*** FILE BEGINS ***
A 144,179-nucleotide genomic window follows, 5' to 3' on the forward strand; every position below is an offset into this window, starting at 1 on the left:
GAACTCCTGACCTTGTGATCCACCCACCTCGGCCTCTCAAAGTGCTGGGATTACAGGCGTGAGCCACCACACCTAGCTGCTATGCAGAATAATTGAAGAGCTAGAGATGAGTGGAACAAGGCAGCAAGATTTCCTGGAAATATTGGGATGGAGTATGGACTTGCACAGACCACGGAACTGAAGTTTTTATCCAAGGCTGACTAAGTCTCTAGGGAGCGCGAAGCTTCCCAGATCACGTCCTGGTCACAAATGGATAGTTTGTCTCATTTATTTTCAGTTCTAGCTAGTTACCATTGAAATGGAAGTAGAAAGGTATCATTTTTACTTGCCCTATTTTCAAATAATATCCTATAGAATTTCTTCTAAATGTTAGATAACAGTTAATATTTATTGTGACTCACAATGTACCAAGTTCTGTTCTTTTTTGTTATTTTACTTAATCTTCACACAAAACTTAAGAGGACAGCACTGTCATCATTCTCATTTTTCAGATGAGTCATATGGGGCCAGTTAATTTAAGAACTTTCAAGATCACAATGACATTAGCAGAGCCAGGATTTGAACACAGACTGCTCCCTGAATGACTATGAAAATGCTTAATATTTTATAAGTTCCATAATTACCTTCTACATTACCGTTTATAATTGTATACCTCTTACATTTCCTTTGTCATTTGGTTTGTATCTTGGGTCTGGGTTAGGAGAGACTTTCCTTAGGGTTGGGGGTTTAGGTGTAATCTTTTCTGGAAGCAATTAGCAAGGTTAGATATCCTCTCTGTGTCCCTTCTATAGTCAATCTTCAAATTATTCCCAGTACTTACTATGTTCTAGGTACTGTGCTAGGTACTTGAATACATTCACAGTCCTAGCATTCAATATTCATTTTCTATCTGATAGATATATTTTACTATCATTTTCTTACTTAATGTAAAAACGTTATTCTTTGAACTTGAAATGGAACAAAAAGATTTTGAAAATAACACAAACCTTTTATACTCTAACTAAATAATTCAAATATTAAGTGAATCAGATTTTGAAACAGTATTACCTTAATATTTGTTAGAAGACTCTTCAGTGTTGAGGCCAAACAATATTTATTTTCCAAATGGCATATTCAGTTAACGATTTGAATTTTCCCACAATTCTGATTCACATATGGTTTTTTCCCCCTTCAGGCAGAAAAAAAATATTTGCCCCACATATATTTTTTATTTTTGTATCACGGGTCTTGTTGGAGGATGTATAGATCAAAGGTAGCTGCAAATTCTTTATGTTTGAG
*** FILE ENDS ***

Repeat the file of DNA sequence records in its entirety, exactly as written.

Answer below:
A 144,179-nucleotide genomic window follows, 5' to 3' on the forward strand; every position below is an offset into this window, starting at 1 on the left:
GAACTCCTGACCTTGTGATCCACCCACCTCGGCCTCTCAAAGTGCTGGGATTACAGGCGTGAGCCACCACACCTAGCTGCTATGCAGAATAATTGAAGAGCTAGAGATGAGTGGAACAAGGCAGCAAGATTTCCTGGAAATATTGGGATGGAGTATGGACTTGCACAGACCACGGAACTGAAGTTTTTATCCAAGGCTGACTAAGTCTCTAGGGAGCGCGAAGCTTCCCAGATCACGTCCTGGTCACAAATGGATAGTTTGTCTCATTTATTTTCAGTTCTAGCTAGTTACCATTGAAATGGAAGTAGAAAGGTATCATTTTTACTTGCCCTATTTTCAAATAATATCCTATAGAATTTCTTCTAAATGTTAGATAACAGTTAATATTTATTGTGACTCACAATGTACCAAGTTCTGTTCTTTTTTGTTATTTTACTTAATCTTCACACAAAACTTAAGAGGACAGCACTGTCATCATTCTCATTTTTCAGATGAGTCATATGGGGCCAGTTAATTTAAGAACTTTCAAGATCACAATGACATTAGCAGAGCCAGGATTTGAACACAGACTGCTCCCTGAATGACTATGAAAATGCTTAATATTTTATAAGTTCCATAATTACCTTCTACATTACCGTTTATAATTGTATACCTCTTACATTTCCTTTGTCATTTGGTTTGTATCTTGGGTCTGGGTTAGGAGAGACTTTCCTTAGGGTTGGGGGTTTAGGTGTAATCTTTTCTGGAAGCAATTAGCAAGGTTAGATATCCTCTCTGTGTCCCTTCTATAGTCAATCTTCAAATTATTCCCAGTACTTACTATGTTCTAGGTACTGTGCTAGGTACTTGAATACATTCACAGTCCTAGCATTCAATATTCATTTTCTATCTGATAGATATATTTTACTATCATTTTCTTACTTAATGTAAAAACGTTATTCTTTGAACTTGAAATGGAACAAAAAGATTTTGAAAATAACACAAACCTTTTATACTCTAACTAAATAATTCAAATATTAAGTGAATCAGATTTTGAAACAGTATTACCTTAATATTTGTTAGAAGACTCTTCAGTGTTGAGGCCAAACAATATTTATTTTCCAAATGGCATATTCAGTTAACGATTTGAATTTTCCCACAATTCTGATTCACATATGGTTTTTTCCCCCTTCAGGCAGAAAAAAAATATTTGCCCCACATATATTTTTTATTTTTGTATCACGGGTCTTGTTGGAGGATGTATAGATCAAAGGTAGCTGCAAATTCTTTATGTTTGAG